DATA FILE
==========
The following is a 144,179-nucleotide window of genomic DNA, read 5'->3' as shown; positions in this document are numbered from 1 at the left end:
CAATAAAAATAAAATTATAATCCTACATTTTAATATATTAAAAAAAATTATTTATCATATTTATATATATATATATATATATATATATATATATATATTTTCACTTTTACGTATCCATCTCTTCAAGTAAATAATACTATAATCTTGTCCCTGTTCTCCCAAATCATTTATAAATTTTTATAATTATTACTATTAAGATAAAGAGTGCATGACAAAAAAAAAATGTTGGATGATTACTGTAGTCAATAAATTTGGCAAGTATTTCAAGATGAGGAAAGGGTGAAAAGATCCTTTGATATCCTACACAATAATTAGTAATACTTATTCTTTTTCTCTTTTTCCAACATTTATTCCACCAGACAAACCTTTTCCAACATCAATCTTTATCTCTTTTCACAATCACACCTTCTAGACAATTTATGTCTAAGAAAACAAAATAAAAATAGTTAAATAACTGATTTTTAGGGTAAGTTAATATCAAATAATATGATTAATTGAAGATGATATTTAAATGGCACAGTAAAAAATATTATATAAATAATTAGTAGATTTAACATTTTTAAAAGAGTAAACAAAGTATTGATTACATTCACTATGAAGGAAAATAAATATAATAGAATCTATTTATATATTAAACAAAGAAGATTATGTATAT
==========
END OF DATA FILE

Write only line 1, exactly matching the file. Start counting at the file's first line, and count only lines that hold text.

The following is a 144,179-nucleotide window of genomic DNA, read 5'->3' as shown; positions in this document are numbered from 1 at the left end: